Pan fried chicken thighs. Photo by Donna Turner Ruhlman.

Two things of note here: the technique called pan-fry and the awesome chicken thigh. The latter should be your go-to chicken part. How and why chicken mongers can get away with selling the boneless, skinless chicken breast is beyond me. Then again, why anyone would buy skim milk is beyond me. I love bone-in, skin-on thighs but am delighted that the boned version is available as well. I recommend slicing it thinly for stir-fries, in chunks for chicken stews (curries, fricassee). It’s a well-worked muscle and therefore flavorful (and chewy); it’s also got some fat and is therefore juicy. Not long ago my son James, chewing on a fried chicken drumstick, wondered if we couldn’t have boneless fried chicken, so that he could, I imagine, revel in the unalloyed pleasure of fried chicken—crispy flavorful exterior, Read On »

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As the world turns, so does the Internet and thus this site with it, a new design of ruhlman.com by David and Joleen Hughes, of Level Design in Calistoga (I love their quill and knife graphic), implemented in WordPress by Stephen Jenkins. Thank you all. I had several goals: to keep it clean and easy to read and to navigate; to continue to feature my wife Donna’s photography (the lobsters were for my 50th birthday dinner); to further solidify my partnership with Le Creuset, which makes the best enameled cast iron pots and pans on the planet; and most importantly to make the screen responsive to whatever device you’re reading on. (Check it out on your smart phone or tablet—or reduce your browser window to see the screen elements shift.) All comments are welcome. And Read On »

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The OYO Manhattan/Photo by iPad

Ohio comes to Manhattan this week for the Friday cocktail hour, which I will enjoy, shivering but happy, on my fire escape in the West Village, with Columbus–based OYO clear rye whiskey, sweet vermouth, bitters, and the indulgent Luxardo maraschino cherries (picked up around the corner at The Meadow (thank you Mark!—check out his book, my favorite salt book, period). The Manhattan, a classic I never stray far from, a family favorite, and well enduring for a reason (this is one of my favorite Friday Cocktail Hour posts). The rye Manhattan is especially good when you have great cherries. I add some syrup from the cherries, here not yet dissolved and sleeping at the bottom of the cocktail; rye is marvelously dry as whiskeys go and so the extra sweetness is perfect for this excellent winter cocktail. Read On »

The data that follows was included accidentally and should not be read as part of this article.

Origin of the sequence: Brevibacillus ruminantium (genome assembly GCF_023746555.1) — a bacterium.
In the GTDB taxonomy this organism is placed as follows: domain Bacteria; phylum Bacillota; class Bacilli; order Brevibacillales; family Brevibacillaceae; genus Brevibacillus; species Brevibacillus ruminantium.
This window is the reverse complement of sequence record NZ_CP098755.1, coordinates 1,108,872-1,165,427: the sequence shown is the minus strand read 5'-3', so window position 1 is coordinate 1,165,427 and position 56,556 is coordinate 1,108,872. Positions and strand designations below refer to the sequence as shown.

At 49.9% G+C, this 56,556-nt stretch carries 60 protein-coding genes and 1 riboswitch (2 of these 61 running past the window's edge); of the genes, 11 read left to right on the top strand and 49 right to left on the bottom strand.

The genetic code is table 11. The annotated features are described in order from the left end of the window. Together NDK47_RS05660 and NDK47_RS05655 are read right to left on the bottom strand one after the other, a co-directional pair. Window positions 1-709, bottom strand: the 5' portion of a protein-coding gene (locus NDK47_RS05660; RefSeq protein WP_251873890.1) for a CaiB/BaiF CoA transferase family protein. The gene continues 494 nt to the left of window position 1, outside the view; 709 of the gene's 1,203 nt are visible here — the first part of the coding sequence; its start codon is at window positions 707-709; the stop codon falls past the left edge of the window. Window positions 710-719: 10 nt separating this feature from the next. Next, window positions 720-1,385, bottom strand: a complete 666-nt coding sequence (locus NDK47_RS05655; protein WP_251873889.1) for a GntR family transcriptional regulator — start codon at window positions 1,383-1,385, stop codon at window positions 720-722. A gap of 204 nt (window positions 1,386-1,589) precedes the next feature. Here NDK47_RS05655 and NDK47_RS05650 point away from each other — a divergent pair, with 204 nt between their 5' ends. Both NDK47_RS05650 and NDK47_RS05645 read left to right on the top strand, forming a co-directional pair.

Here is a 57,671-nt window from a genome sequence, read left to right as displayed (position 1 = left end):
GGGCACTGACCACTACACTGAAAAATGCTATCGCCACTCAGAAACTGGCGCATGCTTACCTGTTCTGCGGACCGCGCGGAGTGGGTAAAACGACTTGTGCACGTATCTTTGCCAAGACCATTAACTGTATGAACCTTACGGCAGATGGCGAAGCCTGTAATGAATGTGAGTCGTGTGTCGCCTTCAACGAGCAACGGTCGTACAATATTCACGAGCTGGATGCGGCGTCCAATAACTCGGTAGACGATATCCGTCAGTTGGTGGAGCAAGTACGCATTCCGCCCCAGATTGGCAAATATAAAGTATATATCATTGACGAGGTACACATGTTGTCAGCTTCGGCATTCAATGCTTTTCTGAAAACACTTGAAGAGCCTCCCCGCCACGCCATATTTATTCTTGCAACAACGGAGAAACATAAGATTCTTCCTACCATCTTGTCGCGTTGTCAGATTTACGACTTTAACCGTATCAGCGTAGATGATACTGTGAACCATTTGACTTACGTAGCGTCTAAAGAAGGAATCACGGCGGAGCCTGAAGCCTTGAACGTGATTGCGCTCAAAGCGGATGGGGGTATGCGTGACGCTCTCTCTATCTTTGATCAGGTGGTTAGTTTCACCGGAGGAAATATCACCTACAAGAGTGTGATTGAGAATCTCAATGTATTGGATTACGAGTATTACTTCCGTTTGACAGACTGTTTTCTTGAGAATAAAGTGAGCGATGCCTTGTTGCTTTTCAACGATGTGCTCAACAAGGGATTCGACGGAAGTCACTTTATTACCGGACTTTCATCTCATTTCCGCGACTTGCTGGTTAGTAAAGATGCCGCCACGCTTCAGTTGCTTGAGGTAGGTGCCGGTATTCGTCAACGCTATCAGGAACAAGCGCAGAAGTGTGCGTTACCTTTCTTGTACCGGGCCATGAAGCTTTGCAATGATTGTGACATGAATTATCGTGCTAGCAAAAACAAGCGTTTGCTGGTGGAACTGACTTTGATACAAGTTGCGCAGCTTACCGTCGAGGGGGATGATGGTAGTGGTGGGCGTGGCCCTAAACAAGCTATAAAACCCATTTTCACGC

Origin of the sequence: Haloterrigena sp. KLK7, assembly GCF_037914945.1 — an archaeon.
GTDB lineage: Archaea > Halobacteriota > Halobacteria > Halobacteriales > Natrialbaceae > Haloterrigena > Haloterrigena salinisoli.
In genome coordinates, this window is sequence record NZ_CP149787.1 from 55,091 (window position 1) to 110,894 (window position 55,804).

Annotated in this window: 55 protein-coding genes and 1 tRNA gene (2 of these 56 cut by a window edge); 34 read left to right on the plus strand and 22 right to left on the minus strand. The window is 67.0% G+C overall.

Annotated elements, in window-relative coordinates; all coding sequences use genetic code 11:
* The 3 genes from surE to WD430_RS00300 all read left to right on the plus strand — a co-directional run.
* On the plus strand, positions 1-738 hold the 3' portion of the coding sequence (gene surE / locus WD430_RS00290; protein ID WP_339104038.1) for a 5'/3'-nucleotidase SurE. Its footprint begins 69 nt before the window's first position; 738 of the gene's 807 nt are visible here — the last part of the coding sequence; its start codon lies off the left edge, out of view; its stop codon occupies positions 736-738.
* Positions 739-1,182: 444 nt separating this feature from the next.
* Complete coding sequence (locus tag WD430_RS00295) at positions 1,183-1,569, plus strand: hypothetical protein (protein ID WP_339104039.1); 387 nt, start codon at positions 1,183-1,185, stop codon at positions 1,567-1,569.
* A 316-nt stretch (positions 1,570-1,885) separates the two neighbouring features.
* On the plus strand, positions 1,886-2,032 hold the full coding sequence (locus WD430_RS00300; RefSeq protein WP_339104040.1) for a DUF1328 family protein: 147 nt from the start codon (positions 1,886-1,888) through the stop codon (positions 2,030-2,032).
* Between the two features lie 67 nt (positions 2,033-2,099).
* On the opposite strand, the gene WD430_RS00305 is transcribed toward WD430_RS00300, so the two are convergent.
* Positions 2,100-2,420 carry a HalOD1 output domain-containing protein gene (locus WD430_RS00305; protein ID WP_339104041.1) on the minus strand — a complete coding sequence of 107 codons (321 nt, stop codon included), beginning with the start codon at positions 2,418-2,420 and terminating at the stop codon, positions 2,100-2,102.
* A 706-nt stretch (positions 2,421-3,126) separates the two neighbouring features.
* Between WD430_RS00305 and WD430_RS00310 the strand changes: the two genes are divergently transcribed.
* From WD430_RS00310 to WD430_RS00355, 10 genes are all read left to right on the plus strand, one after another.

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Anthony Bourdain On Today's Chefs.

A few months ago, in Vegas with Anthony Bourdain and the Parts Unknown crew, I had uncommonly sweet digs and a lot of downtime. Tony probably speaks with more chefs around the world than any other person living. So in between his facial and his pedicure, I talked to him: M.R.: What issues do you see facing chefs today? I think a number of chefs are trying to figure out how to be good citizens of the world, and also serve the one percent. Trying to find a balance when their whole business model is built up around expensive markup of bottles of wine, only the very best parts of the fish, the rest has to be disposed of one way or another. A lot of chefs are trying to reconcile that. Chefs generally are good-hearted Read On »

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Christopher Freeman, and his kids Tatum and Cash, cooking together/photo by Justin Park-Yanovitch

Christopher Freeman began his adult life, as I did, aspiring to be a novelist, and was exactly as successful at it as I was. For money work, he was an academic book editor, a job he found so personally soul-killing, he turned to his love of food. He’s now not just a cook and caterer in D.C., he’s security-cleared to work in the White House and at other State venues, including all the dinners at our Vice President’s residence. (The Washington Post wrote about him a few years ago.)  I was in our capital last month talking schmaltz, and Freeman, in the audience, raised his hand to ask a question not about schmaltz, but rather about Ruhlman’s Twenty. His praise was so genuine and effusive I asked if I could use it to tell others. What Read On »

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